The public outcry from the publication of this book actually caused the federal government to do something about the safety of the food supply, and the results of which have led to our current system of food safety regulations and inspections.

    Food safety is not the only relevant topic from this book. Although considered muckracking journalism, it is also one of the original examples of investigative journalism. The author originally intended this book to promote socialism, but instead it led to reform of our food regulatory system.

    The narrative story of the book may not be a gripping tale, but it is used well as a device to help the reader understand what was happening in the food packing industry at the time, as well as the politics and economic realities of the times.

    4 out of 4 people found this review helpful.

    Was this review helpful? Yes  No   Report this review
  • Posted April 25, 2011

    I would recommend this book...

    I would recommend this book to anyone who is interested in history, social living, or ethics. Great book, fairly easy to read save for a few words that I needed to look up. It went fast and it really pulls you into the lives of the people.

    4 out of 5 people found this review helpful.

    Was this review helpful? Yes  No   Report this review
  • Anonymous

    Posted March 16, 2013

    Warrior Brute Dragon

    I am Dragon. I am a large brute of pure black coat. I have no scars on the outside but am scarred on the inside. I have killed many innocent wolves because my once alpha told me to. I was used. I now am weighted down by grief and disgust at myself. I will protect this pack. But I can not be loved. I am a monster. My eyes are even red from a defect. I am too strong ad ugly in my heart.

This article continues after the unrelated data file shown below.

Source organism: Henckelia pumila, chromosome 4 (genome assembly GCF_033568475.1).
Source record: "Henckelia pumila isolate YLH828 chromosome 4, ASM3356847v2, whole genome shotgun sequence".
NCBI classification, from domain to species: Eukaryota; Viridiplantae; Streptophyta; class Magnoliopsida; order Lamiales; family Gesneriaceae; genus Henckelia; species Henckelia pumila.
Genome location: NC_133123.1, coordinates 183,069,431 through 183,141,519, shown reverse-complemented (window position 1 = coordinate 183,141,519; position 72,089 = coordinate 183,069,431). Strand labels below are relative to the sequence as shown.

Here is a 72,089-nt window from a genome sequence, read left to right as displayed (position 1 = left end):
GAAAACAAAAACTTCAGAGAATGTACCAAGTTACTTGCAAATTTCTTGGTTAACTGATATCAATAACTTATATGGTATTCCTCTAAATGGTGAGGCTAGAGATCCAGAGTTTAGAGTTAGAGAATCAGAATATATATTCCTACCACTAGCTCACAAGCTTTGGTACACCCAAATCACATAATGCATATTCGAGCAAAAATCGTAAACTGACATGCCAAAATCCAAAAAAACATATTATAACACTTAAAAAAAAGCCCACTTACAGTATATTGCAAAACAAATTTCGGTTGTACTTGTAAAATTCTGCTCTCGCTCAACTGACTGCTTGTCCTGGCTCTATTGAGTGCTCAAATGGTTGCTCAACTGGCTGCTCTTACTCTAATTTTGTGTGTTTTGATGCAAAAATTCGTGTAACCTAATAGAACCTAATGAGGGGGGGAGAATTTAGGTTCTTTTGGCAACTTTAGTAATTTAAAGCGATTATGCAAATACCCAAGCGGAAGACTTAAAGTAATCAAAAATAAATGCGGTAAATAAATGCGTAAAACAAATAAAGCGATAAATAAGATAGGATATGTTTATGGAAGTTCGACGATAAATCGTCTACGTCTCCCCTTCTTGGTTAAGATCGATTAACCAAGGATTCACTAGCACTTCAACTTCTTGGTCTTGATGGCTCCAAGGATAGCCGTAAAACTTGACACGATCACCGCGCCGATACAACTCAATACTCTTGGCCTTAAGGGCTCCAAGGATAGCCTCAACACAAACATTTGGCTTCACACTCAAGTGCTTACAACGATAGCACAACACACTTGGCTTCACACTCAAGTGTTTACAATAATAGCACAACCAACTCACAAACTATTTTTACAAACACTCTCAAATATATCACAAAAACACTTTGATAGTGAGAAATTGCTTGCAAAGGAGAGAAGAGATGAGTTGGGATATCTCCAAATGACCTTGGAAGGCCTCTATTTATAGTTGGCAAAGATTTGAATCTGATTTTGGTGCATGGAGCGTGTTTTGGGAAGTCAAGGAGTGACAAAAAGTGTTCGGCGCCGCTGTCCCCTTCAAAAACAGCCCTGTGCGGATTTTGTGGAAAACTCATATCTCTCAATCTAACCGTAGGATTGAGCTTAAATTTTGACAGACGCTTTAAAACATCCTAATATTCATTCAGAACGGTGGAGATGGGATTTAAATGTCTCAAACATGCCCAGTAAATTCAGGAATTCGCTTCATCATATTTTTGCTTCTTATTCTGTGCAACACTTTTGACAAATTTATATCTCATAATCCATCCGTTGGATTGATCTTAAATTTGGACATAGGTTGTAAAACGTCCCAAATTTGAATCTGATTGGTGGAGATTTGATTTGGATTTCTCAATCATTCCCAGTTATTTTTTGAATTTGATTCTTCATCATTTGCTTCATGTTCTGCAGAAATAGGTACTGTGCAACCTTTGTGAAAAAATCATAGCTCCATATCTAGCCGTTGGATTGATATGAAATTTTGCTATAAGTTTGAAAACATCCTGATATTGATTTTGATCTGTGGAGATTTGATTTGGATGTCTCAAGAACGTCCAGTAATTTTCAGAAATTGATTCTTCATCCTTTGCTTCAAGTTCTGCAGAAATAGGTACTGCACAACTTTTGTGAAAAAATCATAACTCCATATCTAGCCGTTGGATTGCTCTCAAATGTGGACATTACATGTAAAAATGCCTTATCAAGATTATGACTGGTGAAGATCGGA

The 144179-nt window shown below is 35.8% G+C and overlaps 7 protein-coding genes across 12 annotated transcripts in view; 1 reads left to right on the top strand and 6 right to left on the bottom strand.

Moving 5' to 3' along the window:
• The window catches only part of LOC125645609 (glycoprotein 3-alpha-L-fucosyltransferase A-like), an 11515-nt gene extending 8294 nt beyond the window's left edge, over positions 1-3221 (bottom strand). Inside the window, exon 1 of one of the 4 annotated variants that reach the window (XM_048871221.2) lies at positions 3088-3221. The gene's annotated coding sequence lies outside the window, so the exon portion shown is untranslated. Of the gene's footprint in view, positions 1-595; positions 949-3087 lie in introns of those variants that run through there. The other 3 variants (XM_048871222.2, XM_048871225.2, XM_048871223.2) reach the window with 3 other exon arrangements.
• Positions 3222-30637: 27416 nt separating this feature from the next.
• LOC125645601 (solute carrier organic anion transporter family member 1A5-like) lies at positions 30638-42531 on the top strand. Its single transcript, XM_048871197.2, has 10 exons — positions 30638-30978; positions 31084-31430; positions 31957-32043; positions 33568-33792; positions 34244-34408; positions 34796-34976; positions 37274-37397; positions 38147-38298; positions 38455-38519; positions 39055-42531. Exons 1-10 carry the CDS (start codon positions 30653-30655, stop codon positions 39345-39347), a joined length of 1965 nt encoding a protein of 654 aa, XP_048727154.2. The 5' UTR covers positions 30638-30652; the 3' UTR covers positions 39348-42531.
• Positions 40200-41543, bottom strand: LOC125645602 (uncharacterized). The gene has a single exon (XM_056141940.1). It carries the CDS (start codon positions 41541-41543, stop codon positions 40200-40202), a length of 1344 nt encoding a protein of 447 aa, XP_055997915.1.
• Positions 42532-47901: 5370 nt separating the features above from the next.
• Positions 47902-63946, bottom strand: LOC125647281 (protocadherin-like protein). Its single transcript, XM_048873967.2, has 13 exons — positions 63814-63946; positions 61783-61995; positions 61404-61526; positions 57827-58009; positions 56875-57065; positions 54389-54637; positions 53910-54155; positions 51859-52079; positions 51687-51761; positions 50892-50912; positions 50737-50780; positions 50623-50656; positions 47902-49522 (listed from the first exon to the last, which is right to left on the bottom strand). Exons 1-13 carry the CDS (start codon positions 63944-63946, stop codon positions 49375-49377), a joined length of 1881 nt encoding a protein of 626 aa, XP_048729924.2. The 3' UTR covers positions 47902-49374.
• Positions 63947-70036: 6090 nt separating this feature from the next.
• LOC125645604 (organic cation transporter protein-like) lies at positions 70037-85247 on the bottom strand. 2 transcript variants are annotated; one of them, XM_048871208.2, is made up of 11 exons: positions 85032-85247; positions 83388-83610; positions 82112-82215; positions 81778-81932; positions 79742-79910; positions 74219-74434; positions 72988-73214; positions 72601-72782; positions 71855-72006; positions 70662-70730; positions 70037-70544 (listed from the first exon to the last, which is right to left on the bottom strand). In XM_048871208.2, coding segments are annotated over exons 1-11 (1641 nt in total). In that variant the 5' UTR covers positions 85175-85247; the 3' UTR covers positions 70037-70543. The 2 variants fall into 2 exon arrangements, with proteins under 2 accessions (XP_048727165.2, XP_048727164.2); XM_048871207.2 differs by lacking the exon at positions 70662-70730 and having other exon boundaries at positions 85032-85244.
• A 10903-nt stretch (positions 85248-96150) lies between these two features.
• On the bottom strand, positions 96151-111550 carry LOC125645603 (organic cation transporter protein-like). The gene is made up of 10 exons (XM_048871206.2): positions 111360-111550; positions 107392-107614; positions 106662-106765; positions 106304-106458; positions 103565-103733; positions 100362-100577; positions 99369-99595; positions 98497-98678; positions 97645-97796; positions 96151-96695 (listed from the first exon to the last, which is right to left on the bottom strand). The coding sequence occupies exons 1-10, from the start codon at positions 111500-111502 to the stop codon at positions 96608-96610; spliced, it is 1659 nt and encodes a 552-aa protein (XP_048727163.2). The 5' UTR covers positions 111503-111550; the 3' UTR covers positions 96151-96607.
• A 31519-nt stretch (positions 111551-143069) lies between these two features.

3 out of 17 people found this review helpful.

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  • Anonymous

    Posted November 19, 2012

    Muckrakers

    Such a muckraker. He should just mind his buisness and let companies do their job

    2 out of 16 people found this review helpful.

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  • Anonymous

    Posted March 22, 2012

    Loved it until....

    Loved the book until the end. Loved the meat-packing industry outings and characters. Truely disliked the end. Polical ending was out of place and unnecessary and killed the book for me.

    2 out of 2 people found this review helpful.

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  • Anonymous

    Posted February 9, 2012

    Hmmmm?

    My history teacher was telling my class about muckrakers, and he told us about this book. I was completly grossed out in class, but i also want to read this. Sorta. Not sure if i should. Any suggestions?

    2 out of 9 people found this review helpful.

    Was this review helpful? Yes  No   Report this review
  • Posted September 28, 2012

    Highly Recommended

    It came fast and in great condition!

    1 out of 2 people found this review helpful.

    Was this review helpful? Yes  No   Report this review
  • Anonymous

    Posted January 28, 2015

    Stormclandeputy

    Oh this is awesome! Keep writing! Plus here is two charecters: max the pigeon and molly the pomeranian.(thats a small fluffy dog.)